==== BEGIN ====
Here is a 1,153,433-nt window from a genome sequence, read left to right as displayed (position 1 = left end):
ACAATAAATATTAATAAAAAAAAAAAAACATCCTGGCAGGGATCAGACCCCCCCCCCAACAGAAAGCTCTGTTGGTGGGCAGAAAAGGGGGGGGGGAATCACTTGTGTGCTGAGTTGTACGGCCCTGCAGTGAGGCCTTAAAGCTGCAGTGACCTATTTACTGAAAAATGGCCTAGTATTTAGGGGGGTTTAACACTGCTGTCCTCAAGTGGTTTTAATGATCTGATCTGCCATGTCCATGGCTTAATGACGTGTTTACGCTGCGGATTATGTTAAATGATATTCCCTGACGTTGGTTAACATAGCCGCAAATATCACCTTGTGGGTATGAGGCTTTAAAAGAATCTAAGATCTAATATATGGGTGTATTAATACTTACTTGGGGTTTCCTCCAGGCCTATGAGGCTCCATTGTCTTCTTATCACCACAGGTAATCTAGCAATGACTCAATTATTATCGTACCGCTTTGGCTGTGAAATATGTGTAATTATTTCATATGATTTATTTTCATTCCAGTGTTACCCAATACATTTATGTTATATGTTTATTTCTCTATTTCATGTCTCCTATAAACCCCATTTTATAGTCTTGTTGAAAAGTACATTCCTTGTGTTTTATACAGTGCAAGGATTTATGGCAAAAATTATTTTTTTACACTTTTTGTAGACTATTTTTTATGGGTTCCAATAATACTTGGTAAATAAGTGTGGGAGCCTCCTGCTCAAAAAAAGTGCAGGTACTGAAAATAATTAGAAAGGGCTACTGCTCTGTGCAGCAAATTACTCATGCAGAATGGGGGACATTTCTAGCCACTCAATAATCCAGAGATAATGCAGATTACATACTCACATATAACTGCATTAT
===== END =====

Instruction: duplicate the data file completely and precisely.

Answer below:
Here is a 1,153,433-nt window from a genome sequence, read left to right as displayed (position 1 = left end):
ACAATAAATATTAATAAAAAAAAAAAAACATCCTGGCAGGGATCAGACCCCCCCCCCAACAGAAAGCTCTGTTGGTGGGCAGAAAAGGGGGGGGGGAATCACTTGTGTGCTGAGTTGTACGGCCCTGCAGTGAGGCCTTAAAGCTGCAGTGACCTATTTACTGAAAAATGGCCTAGTATTTAGGGGGGTTTAACACTGCTGTCCTCAAGTGGTTTTAATGATCTGATCTGCCATGTCCATGGCTTAATGACGTGTTTACGCTGCGGATTATGTTAAATGATATTCCCTGACGTTGGTTAACATAGCCGCAAATATCACCTTGTGGGTATGAGGCTTTAAAAGAATCTAAGATCTAATATATGGGTGTATTAATACTTACTTGGGGTTTCCTCCAGGCCTATGAGGCTCCATTGTCTTCTTATCACCACAGGTAATCTAGCAATGACTCAATTATTATCGTACCGCTTTGGCTGTGAAATATGTGTAATTATTTCATATGATTTATTTTCATTCCAGTGTTACCCAATACATTTATGTTATATGTTTATTTCTCTATTTCATGTCTCCTATAAACCCCATTTTATAGTCTTGTTGAAAAGTACATTCCTTGTGTTTTATACAGTGCAAGGATTTATGGCAAAAATTATTTTTTTACACTTTTTGTAGACTATTTTTTATGGGTTCCAATAATACTTGGTAAATAAGTGTGGGAGCCTCCTGCTCAAAAAAAGTGCAGGTACTGAAAATAATTAGAAAGGGCTACTGCTCTGTGCAGCAAATTACTCATGCAGAATGGGGGACATTTCTAGCCACTCAATAATCCAGAGATAATGCAGATTACATACTCACATATAACTGCATTAT